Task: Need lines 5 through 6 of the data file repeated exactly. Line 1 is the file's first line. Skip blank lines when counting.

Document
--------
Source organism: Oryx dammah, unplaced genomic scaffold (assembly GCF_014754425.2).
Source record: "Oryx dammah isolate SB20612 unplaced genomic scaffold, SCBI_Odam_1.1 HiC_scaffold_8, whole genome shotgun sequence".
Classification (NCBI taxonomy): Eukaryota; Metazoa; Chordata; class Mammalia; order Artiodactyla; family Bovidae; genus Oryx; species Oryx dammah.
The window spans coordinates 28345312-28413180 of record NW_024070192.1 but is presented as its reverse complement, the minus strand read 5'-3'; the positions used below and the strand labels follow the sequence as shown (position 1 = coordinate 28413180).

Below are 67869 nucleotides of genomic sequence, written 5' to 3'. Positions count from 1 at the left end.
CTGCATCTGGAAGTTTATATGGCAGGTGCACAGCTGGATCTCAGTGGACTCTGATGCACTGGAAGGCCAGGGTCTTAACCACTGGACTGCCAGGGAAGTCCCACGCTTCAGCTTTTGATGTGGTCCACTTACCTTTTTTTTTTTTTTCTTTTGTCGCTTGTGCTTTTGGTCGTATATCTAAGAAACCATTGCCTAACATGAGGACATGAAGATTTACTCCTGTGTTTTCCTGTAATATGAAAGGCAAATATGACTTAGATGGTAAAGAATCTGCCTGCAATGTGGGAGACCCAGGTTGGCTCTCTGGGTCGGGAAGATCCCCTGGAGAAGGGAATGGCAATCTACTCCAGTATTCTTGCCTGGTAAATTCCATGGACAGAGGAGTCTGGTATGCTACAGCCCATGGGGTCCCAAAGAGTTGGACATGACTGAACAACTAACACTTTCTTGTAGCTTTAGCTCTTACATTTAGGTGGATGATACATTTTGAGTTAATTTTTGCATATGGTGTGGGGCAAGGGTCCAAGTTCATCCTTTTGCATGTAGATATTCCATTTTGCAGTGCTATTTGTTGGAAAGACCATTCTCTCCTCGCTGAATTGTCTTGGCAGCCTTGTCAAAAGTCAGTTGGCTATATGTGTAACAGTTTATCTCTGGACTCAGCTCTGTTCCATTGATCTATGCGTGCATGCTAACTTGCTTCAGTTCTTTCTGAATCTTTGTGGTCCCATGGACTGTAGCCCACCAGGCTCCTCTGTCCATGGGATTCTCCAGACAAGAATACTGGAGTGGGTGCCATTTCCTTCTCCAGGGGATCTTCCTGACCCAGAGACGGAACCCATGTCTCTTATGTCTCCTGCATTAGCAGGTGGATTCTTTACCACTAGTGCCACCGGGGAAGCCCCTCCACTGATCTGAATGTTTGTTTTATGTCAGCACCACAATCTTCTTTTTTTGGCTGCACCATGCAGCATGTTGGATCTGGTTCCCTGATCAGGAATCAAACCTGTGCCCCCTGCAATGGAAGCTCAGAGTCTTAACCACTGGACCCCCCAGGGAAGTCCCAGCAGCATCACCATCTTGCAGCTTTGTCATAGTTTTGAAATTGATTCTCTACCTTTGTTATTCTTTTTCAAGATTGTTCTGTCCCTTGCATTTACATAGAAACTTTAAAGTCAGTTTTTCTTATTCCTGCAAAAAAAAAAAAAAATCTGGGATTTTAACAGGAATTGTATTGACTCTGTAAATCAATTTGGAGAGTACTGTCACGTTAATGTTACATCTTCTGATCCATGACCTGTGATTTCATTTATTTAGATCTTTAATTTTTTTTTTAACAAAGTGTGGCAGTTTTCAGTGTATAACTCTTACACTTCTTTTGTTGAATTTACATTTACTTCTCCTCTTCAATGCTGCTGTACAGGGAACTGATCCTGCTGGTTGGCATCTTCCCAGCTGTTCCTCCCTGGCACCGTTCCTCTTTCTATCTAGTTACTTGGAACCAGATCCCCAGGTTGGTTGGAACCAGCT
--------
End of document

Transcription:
Below are 67869 nucleotides of genomic sequence, written 5' to 3'. Positions count from 1 at the left end.
CTGCATCTGGAAGTTTATATGGCAGGTGCACAGCTGGATCTCAGTGGACTCTGATGCACTGGAAGGCCAGGGTCTTAACCACTGGACTGCCAGGGAAGTCCCACGCTTCAGCTTTTGATGTGGTCCACTTACCTTTTTTTTTTTTTTCTTTTGTCGCTTGTGCTTTTGGTCGTATATCTAAGAAACCATTGCCTAACATGAGGACATGAAGATTTACTCCTGTGTTTTCCTGTAATATGAAAGGCAAATATGACTTAGATGGTAAAGAATCTGCCTGCAATGTGGGAGACCCAGGTTGGCTCTCTGGGTCGGGAAGATCCCCTGGAGAAGGGAATGGCAATCTACTCCAGTATTCTTGCCTGGTAAATTCCATGGACAGAGGAGTCTGGTATGCTACAGCCCATGGGGTCCCAAAGAGTTGGACATGACTGAACAACTAACACTTTCTTGTAGCTTTAGCTCTTACATTTAGGTGGATGATACATTTTGAGTTAATTTTTGCATATGGTGTGGGGCAAGGGTCCAAGTTCATCCTTTTGCATGTAGATATTCCATTTTGCAGTGCTATTTGTTGGAAAGACCATTCTCTCCTCGCTGAATTGTCTTGGCAGCCTTGTCAAAAGTCAGTTGGCTATATGTGTAACAGTTTATCTCTGGACTCAGCTCTGTTCCATTGATCTATGCGTGCATGCTAACTTGCTTCAGTTCTTTCTGAATCTTTGTGGTCCCATGGACTGTAGCCCACCAGGCTCCTCTGTCCATGGGATTCTCCAGACAAGAATACTGGAGTGGGTGCCATTTCCTTCTCCAGGGGATCTTCCTGACCCAGAGACGGAACCCATGTCTCTTATGTCTCCTGCATTAGCAGGTGGATTCTTTACCACTAGTGCCACCGGGGAAGCCCCTCCACTGATCTGAATGTTTGTTTTATGTCAGCACCACAATCTTCTTTTTTTGGCTGCACCATGCAGCATGTTGGATCTGGTTCCCTGATCAGGAATCAAACCTGTGCCCCCTGCAATGGAAGCTCAGAGTCTTAACCACTGGACCCCCCAGGGAAGTCCCAGCAGCATCACCATCTTGCAGCTTTGTCATAGTTTTGAAATTGATTCTCTACCTTTGTTATTCTTTTTCAAGATTGTTCTGTCCCTTGCATTTACATAGAAACTTTAAAGTCAGTTTTTCTTATTCCTGCAAAAAAAAAAAAAAATCTGGGATTTTAACAGGAATTGTATTGACTCTGTAAATCAATTTGGAGAGTACTGTCACGTTAATGTTACATCTTCTGATCCATGACCTGTGATTTCATTTATTTAGATCTTTAATTTTTTTTTTAACAAAGTGTGGCAGTTTTCAGTGTATAACTCTTACACTTCTTTTGTTGAATTTACATTTACTTCTCCTCTTCAATGCTGCTGTACAGGGAACTGATCCTGCTGGTTGGCATCTTCCCAGCTGTTCCTCCCTGGCACCGTTCCTCTTTCTATCTAGTTACTTGGAACCAGATCCCCAGGTTGGTTGGAACCAGCT